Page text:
June 25, 2013

Late bloomer

It's hot, it's dry, it's windy in the afternoon. All plants and animals are pretty much shut down, waiting for monsoon rains. Except this guy. I don't really know what's up with him because he usually blooms on Kath's birthday, at the end of April. But, here he is, and the bees are happy.

Stuff gets done early around here now. Up at 4:45. Take Emma for walk. Eat breakfast. Go bike. Back at 8:00. Do chores. Go in around 9:30. This leaves a long time inside to get into trouble. But I have discovered the perfect afternoon entertainment: Coursera.

Coursera offers MOOCs (Massive Online Open Courses). For free! Initially I thought it might be a bit "fluffy", it being free and all, but this is great stuff. I am taking two courses currently: Archaeology's Dirty Little Secrets and Nutrition for Health Promotion and Disease Prevention. Both are 8 and 6 weeks long, respectively, and new material is posted every week.

The ADLS is taught by a team from Brown University, and it is total fun as well as educational. There are video lectures, conversations with archaeological teams, sound bites, great reading materials, quizzes, and assignments. I must admit that I faithfully take the quizzes, but I have been reluctant on the assignments. Not that they are not fun (they are), but they are peer reviewed. Hum. I do not need a certificate of completion so I have decided to bow out of submitting mine for review. So call me a chicken.

I have just started the Nutrition course taught by the University of California San Francisco and it looks to be more scholarly, but also very informative. I am very weak in the sciences and I already see that I will have to repeat some lectures a couple of times, but you can, and I am learning great stuff.

Both courses make a lot of other information on their topics available that is worth exploring. Oh my, what great invention the Web! It makes learning so much more fun; I love all the different approaches from listening to music to reading addresses to scholarly assemblies to movies to PDF slides to videos.

Sorry, gotta go to class.

June 20, 2013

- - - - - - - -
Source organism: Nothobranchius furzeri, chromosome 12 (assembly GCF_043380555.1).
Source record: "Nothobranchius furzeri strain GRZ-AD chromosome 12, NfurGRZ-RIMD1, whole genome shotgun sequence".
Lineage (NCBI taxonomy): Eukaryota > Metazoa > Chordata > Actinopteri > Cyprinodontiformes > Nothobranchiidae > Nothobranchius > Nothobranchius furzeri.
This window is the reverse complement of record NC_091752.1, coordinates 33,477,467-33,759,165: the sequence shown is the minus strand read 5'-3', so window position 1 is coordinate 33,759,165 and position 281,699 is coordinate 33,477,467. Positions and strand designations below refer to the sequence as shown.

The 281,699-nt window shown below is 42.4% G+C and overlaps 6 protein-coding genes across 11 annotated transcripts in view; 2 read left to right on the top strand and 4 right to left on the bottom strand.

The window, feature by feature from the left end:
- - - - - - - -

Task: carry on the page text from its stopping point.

First tomatoes

Like many a gardener I start off the year by saying "this will be the best garden yet", and I think that indeed this may be The Year. Mom was on my side as we had no late frost, read: apricots and (hopefully) a lot of peaches, and we had some rain in May which might have provided enough wild greenery for the bugs to leave the garden alone. Those early insects seem to bring diseases that affect the tomatoes.

So even though I am prone to whining a bit this week (it's HOT ... sniff), having garden tomatoes this time of year is a bit of a payoff. I did not plant a garden in Oregon until Memorial Day so I think that tomato plants in the Pacific Northwest are still little and they might even be shivering.

Now the problem is how to consume these beauties. Fresh on a salad? With Dan in Texas this week, I see some shrimp or scallops in garlic and tomato sauce in my future.

June 18, 2013

A meal fit for a queen ...

and a snack for some princes.

Green pasture is hard to come by in the desert this time of year, and the boys did not turn up their nose at some long-in-the-tooth lettuce from the garden.

June 8, 2013

It's time to fledge

It is June, and it is hot. The birds think so too. Above a Gambel's quail chick is finding a little shade under the bird feeder, and the 3 cactus wren babies are practically standing on top of each other in the nest box opposite the kitchen sink. They could be leaving any day now.

June 6, 2013

Defense, we need more defense!

The apricots are ripening. We were lucky enough to not have a late frost this year which usually does the always-early apricot blossoms in. I duly culled little apricots and have been watching the tree with anticipation. And so have the birds.

A blush was developing this week and the testing beak marks were not far behind. But it's war now, the birds are beyond pecking, they are eating. I have been testing too, and I think that for a fully ripe apricot I would have to wait a couple more days. By that time there will be no apricot left.

The gauze grape bags being already in use for the grapes, I used brown sandwich bags to cover some of the still undamaged fruit in hopes to at least have some ripe apricots for us to eat.

No idea whether it will work, but it is worth a try. While attaching the bags, first with tape, then with a stapler, some apricots fell off. They are good, could have used a few more days, but certainly edible.

Meanwhile, the garden is going great guns. We have already eating the first sowing of beets, some of the carrots and lots of lettuce. There are tomatoes, green still but likely ripening this month. Cantaloupes and grapes too.